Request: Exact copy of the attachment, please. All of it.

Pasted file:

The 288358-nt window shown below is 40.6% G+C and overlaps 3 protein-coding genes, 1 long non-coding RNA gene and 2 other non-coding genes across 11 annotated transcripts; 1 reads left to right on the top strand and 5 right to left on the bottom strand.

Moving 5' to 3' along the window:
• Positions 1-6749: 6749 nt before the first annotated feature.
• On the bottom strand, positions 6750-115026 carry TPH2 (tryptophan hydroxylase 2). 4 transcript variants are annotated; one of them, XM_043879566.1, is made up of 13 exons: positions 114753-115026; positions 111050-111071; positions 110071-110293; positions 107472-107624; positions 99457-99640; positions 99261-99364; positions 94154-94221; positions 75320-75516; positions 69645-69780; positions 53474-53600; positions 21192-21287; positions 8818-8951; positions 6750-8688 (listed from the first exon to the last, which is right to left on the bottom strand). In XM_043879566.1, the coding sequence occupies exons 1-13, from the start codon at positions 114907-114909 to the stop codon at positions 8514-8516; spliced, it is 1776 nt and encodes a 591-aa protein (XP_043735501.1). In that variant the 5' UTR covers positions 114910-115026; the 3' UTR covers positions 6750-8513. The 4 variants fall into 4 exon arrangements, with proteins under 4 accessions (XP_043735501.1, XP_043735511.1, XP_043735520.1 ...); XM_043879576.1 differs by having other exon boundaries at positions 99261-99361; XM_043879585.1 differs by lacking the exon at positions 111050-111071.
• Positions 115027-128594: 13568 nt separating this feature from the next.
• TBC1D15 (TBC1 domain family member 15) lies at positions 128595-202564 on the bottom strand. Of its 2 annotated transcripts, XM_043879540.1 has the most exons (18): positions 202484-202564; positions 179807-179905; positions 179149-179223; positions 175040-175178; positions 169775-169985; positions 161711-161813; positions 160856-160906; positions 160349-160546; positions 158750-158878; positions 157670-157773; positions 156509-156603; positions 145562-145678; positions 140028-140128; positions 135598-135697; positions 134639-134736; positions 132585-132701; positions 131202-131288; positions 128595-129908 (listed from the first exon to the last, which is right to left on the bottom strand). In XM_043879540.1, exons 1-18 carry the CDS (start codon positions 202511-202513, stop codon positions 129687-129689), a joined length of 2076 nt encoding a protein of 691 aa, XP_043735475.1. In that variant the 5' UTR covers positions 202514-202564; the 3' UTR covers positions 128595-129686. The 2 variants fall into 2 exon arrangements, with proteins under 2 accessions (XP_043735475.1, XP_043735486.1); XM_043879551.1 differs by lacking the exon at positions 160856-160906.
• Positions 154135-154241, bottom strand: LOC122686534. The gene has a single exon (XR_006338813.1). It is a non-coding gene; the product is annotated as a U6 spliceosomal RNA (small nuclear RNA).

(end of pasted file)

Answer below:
The 288358-nt window shown below is 40.6% G+C and overlaps 3 protein-coding genes, 1 long non-coding RNA gene and 2 other non-coding genes across 11 annotated transcripts; 1 reads left to right on the top strand and 5 right to left on the bottom strand.

Moving 5' to 3' along the window:
• Positions 1-6749: 6749 nt before the first annotated feature.
• On the bottom strand, positions 6750-115026 carry TPH2 (tryptophan hydroxylase 2). 4 transcript variants are annotated; one of them, XM_043879566.1, is made up of 13 exons: positions 114753-115026; positions 111050-111071; positions 110071-110293; positions 107472-107624; positions 99457-99640; positions 99261-99364; positions 94154-94221; positions 75320-75516; positions 69645-69780; positions 53474-53600; positions 21192-21287; positions 8818-8951; positions 6750-8688 (listed from the first exon to the last, which is right to left on the bottom strand). In XM_043879566.1, the coding sequence occupies exons 1-13, from the start codon at positions 114907-114909 to the stop codon at positions 8514-8516; spliced, it is 1776 nt and encodes a 591-aa protein (XP_043735501.1). In that variant the 5' UTR covers positions 114910-115026; the 3' UTR covers positions 6750-8513. The 4 variants fall into 4 exon arrangements, with proteins under 4 accessions (XP_043735501.1, XP_043735511.1, XP_043735520.1 ...); XM_043879576.1 differs by having other exon boundaries at positions 99261-99361; XM_043879585.1 differs by lacking the exon at positions 111050-111071.
• Positions 115027-128594: 13568 nt separating this feature from the next.
• TBC1D15 (TBC1 domain family member 15) lies at positions 128595-202564 on the bottom strand. Of its 2 annotated transcripts, XM_043879540.1 has the most exons (18): positions 202484-202564; positions 179807-179905; positions 179149-179223; positions 175040-175178; positions 169775-169985; positions 161711-161813; positions 160856-160906; positions 160349-160546; positions 158750-158878; positions 157670-157773; positions 156509-156603; positions 145562-145678; positions 140028-140128; positions 135598-135697; positions 134639-134736; positions 132585-132701; positions 131202-131288; positions 128595-129908 (listed from the first exon to the last, which is right to left on the bottom strand). In XM_043879540.1, exons 1-18 carry the CDS (start codon positions 202511-202513, stop codon positions 129687-129689), a joined length of 2076 nt encoding a protein of 691 aa, XP_043735475.1. In that variant the 5' UTR covers positions 202514-202564; the 3' UTR covers positions 128595-129686. The 2 variants fall into 2 exon arrangements, with proteins under 2 accessions (XP_043735475.1, XP_043735486.1); XM_043879551.1 differs by lacking the exon at positions 160856-160906.
• Positions 154135-154241, bottom strand: LOC122686534. The gene has a single exon (XR_006338813.1). It is a non-coding gene; the product is annotated as a U6 spliceosomal RNA (small nuclear RNA).